The biggest beneficiary of Ryan Braun's suspension last season? Davis, who came up from Triple-A in Braun's stead and swatted 11 homers in just 136 at-bats. That kind of power isn't a fluke for Davis; he routinely posted isolated power marks well above .200 throughout four minor-league seasons. Even though Braun has returned from his suspension, Davis will still get a shot at a starting outfield gig with Norichika Aoki now in Kansas City. A full season for Davis means a shot at some big power numbers, and he's got enough plate patience to make a starting role stick.
Pittsburgh Pirates: SP Gerrit Cole
2013 Numbers: 10-7, 3.22 ERA, 100 K, 28 BB (117.1 IP)
Just like the Cardinals, the Pirates have their own young starter with top-starter-caliber stuff. Cole struck out just about everyone he faced through 215 minor-league innings, and he kept up the whiffs in his first major-league stint. What's more, Cole limits walks and induces plenty of groundballs. That can go against him with some bad luck on balls in play, but Cole misses enough bats that a full-season of sub-3.50 ERA performance is more than possible.
St. Louis Cardinals: SP Michael Wacha
2013 Numbers: 4-1, 2.78 ERA, 65 K, 19 BB (64.2 IP)
The Cardinals offer an embarrassing number of options for breakout players, but Wacha is your best bet for an ace performance. Even beyond his excellent regular-season numbers, Wacha sliced through opposing offenses in the playoffs with frightening ease. Wacha gets swinging strikes like few other pitchers in baseball, racks up strikeouts, avoids walks and home runs and allows almost nothing in the way of hard contact. At 149.2 innings between Triple-A and the majors last season, Wacha should be good to go for at least 185 innings in his first full MLB season. He's an excellent bet to be a top-30 starter overall with his dazzling peripherals.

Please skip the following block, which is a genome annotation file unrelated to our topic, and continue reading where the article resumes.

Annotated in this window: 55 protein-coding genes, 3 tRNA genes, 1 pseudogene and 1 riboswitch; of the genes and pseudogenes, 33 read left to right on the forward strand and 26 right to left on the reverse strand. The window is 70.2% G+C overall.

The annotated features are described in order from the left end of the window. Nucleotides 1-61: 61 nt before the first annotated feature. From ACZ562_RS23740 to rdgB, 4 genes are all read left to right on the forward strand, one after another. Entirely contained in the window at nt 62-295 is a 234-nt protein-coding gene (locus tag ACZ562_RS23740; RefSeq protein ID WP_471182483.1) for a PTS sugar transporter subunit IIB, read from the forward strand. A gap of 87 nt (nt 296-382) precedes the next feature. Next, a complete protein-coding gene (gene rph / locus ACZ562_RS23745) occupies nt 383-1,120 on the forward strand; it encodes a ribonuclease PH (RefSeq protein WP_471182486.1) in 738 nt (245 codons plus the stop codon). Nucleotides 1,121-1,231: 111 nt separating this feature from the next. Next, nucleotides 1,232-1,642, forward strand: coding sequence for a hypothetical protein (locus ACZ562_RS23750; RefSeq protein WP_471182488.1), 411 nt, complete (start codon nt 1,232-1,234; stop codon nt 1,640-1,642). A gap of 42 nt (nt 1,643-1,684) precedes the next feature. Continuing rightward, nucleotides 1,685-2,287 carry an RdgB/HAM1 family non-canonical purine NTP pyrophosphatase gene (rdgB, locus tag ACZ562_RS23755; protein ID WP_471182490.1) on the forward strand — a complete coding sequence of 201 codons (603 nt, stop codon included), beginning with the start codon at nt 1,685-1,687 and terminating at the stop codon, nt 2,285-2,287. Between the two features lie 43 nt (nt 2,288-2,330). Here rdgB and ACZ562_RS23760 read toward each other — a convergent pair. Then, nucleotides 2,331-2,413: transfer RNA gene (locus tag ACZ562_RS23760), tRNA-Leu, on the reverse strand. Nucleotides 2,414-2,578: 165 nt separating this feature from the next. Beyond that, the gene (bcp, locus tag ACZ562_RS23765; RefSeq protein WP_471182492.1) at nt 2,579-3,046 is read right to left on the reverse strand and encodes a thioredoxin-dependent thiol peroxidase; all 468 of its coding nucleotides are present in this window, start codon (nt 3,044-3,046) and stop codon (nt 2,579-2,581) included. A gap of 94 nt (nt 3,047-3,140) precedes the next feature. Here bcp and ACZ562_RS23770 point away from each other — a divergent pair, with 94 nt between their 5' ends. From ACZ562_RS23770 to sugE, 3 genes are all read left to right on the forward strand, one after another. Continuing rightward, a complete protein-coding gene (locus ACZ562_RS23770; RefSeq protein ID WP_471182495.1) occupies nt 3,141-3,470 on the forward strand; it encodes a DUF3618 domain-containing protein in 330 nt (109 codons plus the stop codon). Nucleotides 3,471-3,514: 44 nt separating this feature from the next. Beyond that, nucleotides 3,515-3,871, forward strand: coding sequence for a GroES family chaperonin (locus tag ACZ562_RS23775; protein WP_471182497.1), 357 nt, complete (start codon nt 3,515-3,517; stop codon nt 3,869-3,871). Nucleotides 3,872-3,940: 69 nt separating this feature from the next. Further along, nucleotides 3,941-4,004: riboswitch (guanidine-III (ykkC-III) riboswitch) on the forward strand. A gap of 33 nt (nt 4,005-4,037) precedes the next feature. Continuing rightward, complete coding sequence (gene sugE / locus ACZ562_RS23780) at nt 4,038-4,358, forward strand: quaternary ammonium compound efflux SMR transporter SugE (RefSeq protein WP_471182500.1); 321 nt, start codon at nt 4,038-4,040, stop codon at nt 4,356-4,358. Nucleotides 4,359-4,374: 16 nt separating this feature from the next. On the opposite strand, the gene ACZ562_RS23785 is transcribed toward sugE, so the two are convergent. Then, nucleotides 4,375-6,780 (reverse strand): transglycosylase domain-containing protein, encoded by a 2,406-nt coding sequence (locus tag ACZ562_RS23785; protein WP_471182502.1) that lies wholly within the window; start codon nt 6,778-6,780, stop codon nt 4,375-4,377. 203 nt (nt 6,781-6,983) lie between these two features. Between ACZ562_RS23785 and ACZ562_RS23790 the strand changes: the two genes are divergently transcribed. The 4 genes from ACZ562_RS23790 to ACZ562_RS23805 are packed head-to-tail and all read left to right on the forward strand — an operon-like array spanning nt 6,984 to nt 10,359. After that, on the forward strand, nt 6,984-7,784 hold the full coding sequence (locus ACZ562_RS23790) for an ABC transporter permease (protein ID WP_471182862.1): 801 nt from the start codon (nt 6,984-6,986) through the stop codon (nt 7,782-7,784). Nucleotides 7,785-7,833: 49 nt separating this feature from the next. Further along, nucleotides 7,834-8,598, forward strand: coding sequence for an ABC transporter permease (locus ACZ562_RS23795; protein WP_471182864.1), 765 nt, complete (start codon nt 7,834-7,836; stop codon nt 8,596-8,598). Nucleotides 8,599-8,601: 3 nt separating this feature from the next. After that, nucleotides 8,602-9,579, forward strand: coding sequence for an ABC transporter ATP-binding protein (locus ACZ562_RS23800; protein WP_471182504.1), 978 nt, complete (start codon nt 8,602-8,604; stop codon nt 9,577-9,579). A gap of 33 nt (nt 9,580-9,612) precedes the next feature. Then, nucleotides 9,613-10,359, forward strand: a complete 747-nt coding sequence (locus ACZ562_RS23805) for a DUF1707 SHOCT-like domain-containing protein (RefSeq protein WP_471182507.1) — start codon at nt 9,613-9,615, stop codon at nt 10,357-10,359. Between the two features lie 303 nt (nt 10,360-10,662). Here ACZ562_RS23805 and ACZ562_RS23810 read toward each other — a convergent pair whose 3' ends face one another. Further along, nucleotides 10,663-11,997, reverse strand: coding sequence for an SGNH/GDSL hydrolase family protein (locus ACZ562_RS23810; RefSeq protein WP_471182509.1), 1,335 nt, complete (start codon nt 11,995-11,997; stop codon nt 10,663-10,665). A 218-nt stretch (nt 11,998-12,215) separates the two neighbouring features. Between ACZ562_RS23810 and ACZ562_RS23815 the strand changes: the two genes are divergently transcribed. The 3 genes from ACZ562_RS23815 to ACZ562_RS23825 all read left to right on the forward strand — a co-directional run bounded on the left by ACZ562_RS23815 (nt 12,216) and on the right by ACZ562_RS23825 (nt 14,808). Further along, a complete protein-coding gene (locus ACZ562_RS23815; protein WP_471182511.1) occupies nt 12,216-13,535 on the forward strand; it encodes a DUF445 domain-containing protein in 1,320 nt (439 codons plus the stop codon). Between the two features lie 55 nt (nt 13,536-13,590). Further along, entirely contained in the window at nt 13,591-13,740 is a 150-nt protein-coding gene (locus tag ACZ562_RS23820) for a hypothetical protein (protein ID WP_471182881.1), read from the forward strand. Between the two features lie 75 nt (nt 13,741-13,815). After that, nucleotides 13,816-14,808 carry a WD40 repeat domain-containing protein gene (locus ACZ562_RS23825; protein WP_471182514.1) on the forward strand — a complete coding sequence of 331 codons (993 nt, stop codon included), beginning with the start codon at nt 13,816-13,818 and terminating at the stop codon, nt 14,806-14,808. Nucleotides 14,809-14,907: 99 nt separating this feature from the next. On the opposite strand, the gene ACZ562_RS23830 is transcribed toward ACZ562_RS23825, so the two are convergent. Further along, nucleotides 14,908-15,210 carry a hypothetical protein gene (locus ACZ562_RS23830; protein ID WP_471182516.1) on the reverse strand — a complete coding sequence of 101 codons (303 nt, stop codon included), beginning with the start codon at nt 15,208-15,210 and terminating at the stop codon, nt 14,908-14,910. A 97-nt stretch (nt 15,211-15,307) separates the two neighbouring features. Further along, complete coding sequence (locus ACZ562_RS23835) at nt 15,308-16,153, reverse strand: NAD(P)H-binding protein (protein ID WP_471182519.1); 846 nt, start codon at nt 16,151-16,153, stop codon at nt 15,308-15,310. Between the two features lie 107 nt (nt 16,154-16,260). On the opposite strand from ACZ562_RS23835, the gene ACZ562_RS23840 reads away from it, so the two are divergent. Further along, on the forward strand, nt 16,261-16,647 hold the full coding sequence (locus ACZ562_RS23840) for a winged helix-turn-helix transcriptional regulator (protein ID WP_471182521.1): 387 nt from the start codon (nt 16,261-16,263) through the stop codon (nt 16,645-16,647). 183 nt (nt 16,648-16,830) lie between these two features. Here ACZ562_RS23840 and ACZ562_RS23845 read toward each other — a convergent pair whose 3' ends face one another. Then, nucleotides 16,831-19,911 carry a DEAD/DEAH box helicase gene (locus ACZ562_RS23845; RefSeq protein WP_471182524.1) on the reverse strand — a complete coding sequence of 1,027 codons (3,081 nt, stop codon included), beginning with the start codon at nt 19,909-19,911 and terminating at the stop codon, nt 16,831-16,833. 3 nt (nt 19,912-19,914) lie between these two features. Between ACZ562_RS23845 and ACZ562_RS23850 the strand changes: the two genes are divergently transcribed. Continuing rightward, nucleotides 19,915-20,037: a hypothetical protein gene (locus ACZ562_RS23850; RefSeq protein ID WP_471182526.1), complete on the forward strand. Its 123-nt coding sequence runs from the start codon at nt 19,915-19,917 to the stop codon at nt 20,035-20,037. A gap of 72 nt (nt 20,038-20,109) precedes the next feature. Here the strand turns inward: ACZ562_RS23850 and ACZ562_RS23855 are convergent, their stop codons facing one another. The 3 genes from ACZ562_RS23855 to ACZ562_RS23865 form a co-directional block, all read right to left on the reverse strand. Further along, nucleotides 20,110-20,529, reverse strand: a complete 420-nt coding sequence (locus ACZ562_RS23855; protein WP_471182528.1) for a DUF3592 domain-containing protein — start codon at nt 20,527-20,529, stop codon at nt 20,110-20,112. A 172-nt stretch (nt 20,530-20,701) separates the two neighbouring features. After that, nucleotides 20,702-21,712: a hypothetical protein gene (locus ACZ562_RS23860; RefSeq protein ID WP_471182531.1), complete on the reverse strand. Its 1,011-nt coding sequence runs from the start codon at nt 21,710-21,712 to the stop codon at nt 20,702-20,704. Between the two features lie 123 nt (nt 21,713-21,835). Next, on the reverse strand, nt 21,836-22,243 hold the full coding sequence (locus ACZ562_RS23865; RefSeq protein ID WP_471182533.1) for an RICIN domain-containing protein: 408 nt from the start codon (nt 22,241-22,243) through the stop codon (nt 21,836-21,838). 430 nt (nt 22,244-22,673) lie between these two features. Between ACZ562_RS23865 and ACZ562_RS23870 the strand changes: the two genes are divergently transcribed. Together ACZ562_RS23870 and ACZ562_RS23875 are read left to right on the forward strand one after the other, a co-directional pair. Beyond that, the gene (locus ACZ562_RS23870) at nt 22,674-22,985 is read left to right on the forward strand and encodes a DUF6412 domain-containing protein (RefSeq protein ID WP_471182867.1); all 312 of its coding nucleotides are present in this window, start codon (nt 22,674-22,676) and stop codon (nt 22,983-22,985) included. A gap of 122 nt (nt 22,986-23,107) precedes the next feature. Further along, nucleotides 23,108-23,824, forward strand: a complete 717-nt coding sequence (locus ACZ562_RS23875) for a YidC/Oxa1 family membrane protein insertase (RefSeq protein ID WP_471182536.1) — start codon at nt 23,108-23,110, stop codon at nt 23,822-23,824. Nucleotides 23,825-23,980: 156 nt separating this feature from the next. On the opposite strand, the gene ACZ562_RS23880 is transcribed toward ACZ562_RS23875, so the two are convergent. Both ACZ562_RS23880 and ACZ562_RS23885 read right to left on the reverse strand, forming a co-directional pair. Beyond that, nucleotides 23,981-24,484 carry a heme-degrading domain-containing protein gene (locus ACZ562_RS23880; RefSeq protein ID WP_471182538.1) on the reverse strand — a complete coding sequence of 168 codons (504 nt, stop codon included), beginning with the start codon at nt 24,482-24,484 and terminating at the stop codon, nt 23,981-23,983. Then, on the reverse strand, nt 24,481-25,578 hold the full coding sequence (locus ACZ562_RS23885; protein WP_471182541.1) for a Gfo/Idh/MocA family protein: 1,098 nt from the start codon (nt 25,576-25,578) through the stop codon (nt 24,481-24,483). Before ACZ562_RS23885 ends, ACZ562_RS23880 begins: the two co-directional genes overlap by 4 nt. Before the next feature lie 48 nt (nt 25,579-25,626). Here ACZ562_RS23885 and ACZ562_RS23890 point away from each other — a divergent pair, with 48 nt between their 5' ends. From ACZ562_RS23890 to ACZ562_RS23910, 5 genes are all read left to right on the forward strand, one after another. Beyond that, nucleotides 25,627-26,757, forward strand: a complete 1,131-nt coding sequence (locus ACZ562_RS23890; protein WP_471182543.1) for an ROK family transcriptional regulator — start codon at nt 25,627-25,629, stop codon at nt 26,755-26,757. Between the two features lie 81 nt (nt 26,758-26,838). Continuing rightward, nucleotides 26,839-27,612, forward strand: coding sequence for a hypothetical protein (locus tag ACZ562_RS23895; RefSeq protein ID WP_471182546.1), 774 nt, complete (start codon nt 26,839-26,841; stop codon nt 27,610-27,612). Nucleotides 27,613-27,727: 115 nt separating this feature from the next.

Arizona Diamondbacks: SP Patrick Corbin
2013 Numbers: 14-8, 3.41 ERA, 178 K, 54 BB (208.1 IP)
Corbin came out of nowhere to post a stellar season for the Diamondbacks as a 24-year-old, but the results were no fluke. Corbin's strikeout rate, low walk rate and almost nonexistent home-run rate all bode well for future success and improvement. He misses bats at an above-average clip and limits hard contact well, and despite being a lefty, held right-handers to an acceptable .703 OPS thanks to a potent fastball-slider combo. Corbin faded in the second half, posting a 5.19 ERA in 78 innings after the All-Star break, but that's to be expected from a young starter whose previous career-high in innings was 160.1. If he can stay consistent through the season, he'll turn in an even better season than his revelatory 2012.
Colorado Rockies: SP Jhoulys Chacin
2013 Numbers: 14-10, 3.47 ERA, 126 K, 61 BB (197.1 IP)